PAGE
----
Once upon a time, inserting subtitles was a laborious task and the bane of broadcasters. As the technology involved has improved, both in terms of capabilities and ease of use, the task has become easier and faster. However, the newest versions of subtitling software now offer the most complete service yet, integrating with the varying elements that make up the intricate web of files, programmes and technology that runs the media systems of the world.
Interaction between all of the varying types is unavoidable for any broadcaster seeking to provide the most comprehensive service to its viewers or subscription holders. A key element of this interaction is the exchange, transcoding and insertion of ancillary data. The visually impaired want to enjoy a hit television comedy as much as anyone else, while the hearing impaired will also want to experience such a show. Through audio description and closed captioning software can provide the services necessary to allow them to.
While a prerecorded programme from an English speaking country may not offer much complication, subtitling programmes from non English speaking countries are more complex. Existing subtitles to be removed, the dialogue in a foreign language translated and then the subtitles inserted.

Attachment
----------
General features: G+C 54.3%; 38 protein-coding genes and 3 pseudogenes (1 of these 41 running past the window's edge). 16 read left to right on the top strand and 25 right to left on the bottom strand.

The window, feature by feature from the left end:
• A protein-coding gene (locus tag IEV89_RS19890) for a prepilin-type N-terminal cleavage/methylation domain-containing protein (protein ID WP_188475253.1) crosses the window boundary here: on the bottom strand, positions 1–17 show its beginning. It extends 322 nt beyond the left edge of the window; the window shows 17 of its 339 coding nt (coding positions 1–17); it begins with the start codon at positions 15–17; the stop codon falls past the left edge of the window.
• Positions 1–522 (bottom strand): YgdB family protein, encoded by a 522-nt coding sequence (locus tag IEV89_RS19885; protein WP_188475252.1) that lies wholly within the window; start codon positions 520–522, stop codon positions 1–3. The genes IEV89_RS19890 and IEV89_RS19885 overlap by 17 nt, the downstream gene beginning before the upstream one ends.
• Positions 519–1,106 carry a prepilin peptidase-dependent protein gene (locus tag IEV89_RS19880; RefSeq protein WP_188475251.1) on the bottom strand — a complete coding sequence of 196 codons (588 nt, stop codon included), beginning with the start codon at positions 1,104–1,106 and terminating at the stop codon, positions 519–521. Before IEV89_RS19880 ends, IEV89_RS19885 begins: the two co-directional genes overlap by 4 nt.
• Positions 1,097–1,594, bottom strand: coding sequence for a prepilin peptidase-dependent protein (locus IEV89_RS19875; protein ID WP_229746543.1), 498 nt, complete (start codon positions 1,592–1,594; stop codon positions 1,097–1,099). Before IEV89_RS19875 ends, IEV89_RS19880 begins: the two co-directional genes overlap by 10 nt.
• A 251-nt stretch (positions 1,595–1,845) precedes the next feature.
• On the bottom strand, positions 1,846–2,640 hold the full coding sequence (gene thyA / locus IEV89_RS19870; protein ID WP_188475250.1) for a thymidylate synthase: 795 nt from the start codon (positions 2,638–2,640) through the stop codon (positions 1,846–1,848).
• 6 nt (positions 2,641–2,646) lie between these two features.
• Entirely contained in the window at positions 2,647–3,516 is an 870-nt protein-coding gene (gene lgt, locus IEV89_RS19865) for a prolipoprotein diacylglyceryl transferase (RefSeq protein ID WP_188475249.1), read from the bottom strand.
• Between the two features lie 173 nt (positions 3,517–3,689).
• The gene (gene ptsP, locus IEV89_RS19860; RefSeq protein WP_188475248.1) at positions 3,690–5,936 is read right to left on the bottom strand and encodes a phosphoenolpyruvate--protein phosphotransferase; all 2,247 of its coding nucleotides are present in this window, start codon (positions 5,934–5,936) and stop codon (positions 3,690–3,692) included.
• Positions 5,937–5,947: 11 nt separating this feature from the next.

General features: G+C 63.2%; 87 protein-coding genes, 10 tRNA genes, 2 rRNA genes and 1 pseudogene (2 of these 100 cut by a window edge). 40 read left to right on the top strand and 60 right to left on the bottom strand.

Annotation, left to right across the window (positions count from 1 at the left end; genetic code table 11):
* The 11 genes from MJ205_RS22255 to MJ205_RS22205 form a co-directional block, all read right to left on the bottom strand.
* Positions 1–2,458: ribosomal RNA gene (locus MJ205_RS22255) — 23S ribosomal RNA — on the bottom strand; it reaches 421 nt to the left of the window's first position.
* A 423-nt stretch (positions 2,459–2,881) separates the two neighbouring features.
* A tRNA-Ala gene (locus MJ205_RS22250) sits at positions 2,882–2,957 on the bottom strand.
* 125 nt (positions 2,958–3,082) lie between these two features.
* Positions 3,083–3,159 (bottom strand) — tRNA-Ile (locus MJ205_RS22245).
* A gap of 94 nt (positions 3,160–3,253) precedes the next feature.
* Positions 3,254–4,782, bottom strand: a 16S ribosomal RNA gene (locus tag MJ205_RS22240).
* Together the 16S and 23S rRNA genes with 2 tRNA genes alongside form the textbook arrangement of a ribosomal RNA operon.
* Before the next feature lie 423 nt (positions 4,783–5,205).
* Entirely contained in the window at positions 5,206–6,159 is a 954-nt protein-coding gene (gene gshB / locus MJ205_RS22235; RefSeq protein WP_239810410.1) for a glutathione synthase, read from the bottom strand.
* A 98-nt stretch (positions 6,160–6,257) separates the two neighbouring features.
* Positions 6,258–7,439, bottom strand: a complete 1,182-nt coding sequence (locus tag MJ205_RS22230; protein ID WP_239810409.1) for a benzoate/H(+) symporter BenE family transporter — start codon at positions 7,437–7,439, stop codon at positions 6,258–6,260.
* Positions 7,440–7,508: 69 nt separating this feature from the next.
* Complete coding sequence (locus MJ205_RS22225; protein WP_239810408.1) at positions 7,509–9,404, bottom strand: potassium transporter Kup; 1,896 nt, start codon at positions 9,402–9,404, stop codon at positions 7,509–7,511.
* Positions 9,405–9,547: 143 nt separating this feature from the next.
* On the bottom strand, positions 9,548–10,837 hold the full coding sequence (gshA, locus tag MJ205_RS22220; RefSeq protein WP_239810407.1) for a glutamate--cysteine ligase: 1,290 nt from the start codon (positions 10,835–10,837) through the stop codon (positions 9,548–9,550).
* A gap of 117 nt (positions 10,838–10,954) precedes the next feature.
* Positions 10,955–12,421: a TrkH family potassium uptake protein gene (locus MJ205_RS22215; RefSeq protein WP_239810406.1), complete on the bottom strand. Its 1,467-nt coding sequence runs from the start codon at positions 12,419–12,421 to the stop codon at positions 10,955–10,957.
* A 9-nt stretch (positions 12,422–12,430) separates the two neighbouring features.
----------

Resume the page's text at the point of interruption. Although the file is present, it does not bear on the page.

Live television events, meanwhile, are also expected to provide subtitling, but even with the common broadcast delay of 7 seconds, there is only a narrow window of opportunity to receive, encode, insert and transmit footage complete with accurate subtitles.
Because of the practical headache created by such pressure on time, and the consequential high costs involved, the latest software designed to handle subtitling no longer manages just the creation and insertion of subtitles into video footage. Most broadcasters now make use of video servers as a way of managing such matters more economically. These servers house thousands of hours of video broadcasts at one time, with many of the videos devoid of ancillary features such as audio and subtitling.
The complexity is made greater with the existence of a wide range of file formats. However, the need to either reformat files or fear failed compatibility is negated by software that is open to the different form. Meanwhile, the ability to directly interface with video servers and automation systems has also made life easier, and greatly increases the time efficiency and cost efficiency of the task.
But there are other aspects to consider in this digital tv age, such as appropriate signalling to adhere to wide screen needs and the variety of characters in subtitling and captioning around the world. For example, Korean characters are very different to the Latin alphabet, as are Arabic characters. Modern software has advanced so far that it can now generate such vastly varying characters to provide solutions for almost every conceivable situation.
So, there is a wide range of ancillary layers of data that may be imbedded into a television programme. Marrying all of them together in one seamless transmission is a difficult but necessary requirement if the highest levels of broadcast standards are to be maintained. After all, we can all be somewhat frustrated by the late appearance of captions in a film. It can be even worse for those who rely on the likes of audio description to enjoy a broadcast, should the description arrive late and interrupt dialogue, or should the quality of the audio description be low.
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